I found so much meaning in my very first Commencement at Boston College Law School this May. We invited legendary broadcaster Judy Woodruff to speak to the divide in politics today, highlighting her decades of dedication to covering topics central to the rule of law. As a journalist, she is acutely aware of the social dangers of disinformation and of the critical importance of fact-finding and truth-telling—ethical foundations she shares with lawyers in their quest for fairness and justice.
Today, the rule of law is under significant pressure in the US and around the world. It is a concept that can be used for ill without good lawyers trained to ask how law and legal language can serve—or fail to serve—the greater good.
At Boston College’s earlier university-wide commencement exercises, the Ukrainian ambassador to the US, Oksana Markarova, was awarded an honorary doctorate of law. Her presence brought home the blatant example of the perversion of legal language in Vladimir Putin’s invasion of Ukraine. He called it a “special military operation” to protect people from “abuse” and “genocide” that he claimed had been propagated by the Ukrainian government. He also framed the invasion as in line with “norms of international law.” In Putin’s legal narrative, his full-scale invasion was a necessary and permissible act of self-defense against a NATO alliance that ignored the rules protecting a Russian sphere of influence since the collapse of the USSR.
“The rule of law is a concept that can be used for ill without good lawyers trained to ask how law and legal language can serve—or fail to serve—the greater good.”Dean Odette Lienau
We all know, of course, who the true aggressor in this war is. And we understand all too well how disinformation can be weaponized, as can the language of law itself. Just as a responsible press can uphold social values by helping to identify and define right from wrong, fact from fiction, our community of lawyers must use the rule of law to uphold human dignity and to create real and lasting change in society.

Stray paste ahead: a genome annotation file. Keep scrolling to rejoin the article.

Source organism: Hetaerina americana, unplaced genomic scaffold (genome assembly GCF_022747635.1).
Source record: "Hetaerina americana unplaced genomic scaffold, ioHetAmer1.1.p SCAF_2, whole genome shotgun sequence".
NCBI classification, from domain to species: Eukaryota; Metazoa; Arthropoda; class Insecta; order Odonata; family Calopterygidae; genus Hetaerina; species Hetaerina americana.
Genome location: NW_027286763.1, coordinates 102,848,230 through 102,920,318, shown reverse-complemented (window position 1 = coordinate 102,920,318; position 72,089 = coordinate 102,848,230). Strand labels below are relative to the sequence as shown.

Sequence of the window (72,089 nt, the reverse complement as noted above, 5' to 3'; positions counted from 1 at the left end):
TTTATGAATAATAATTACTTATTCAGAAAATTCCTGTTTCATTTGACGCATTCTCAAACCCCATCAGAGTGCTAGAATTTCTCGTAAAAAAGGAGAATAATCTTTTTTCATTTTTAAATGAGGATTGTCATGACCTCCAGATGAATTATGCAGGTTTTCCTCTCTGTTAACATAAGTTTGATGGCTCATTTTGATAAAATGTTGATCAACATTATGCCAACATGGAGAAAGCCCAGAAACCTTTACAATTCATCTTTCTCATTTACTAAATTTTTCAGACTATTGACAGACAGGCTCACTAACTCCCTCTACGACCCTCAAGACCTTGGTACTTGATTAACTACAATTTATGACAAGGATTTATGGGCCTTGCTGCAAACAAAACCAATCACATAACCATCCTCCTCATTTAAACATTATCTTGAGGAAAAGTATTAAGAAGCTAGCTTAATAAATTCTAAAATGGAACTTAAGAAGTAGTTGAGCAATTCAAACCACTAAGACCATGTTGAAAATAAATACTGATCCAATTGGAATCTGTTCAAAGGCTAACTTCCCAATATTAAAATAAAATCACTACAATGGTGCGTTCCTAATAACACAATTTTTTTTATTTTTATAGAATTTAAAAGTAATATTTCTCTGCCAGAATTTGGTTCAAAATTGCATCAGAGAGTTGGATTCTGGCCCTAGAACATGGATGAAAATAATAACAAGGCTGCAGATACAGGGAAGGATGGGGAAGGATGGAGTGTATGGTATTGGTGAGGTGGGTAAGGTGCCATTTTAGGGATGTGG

For me, this hits close to home. I grew up in Indonesia, which was an authoritarian regime for many years. Authoritarian figures made the law—and interpreted and broke it in their image. They punished those, including many brave lawyers, who countered them. The regime declared that all of this maintained the rule of law. And so, for too long and for too many, the concept of the rule of law became meaningless, leaving deep consequences for the society and a mountainous task of rebuilding.
We don’t usually think of the US as a country in which the rule of law is under threat. But recent events here also highlight the ways that the rule of law—as grounded in ideals of democracy and equal human dignity—is not something we can take for granted. It can be weakened. And we have to be vigilant.
After all, law’s integrity depends, most importantly, on lawyers—those who use it, those who know it. This large concept—the rule of law—takes on life through our work and actions, becoming visible and meaningful to countless individuals, families, businesses, and communities.Judy Woodruff’s words carried that truth as she urged our graduates to do their part to move the country in a more welcoming and inclusive direction for all Americans, with a goal of fairness and opportunity. “We aren’t there yet, far from it,” she said. “But now, more than ever, we are reminded of those goals. And we need each of you to play your part in getting us there.”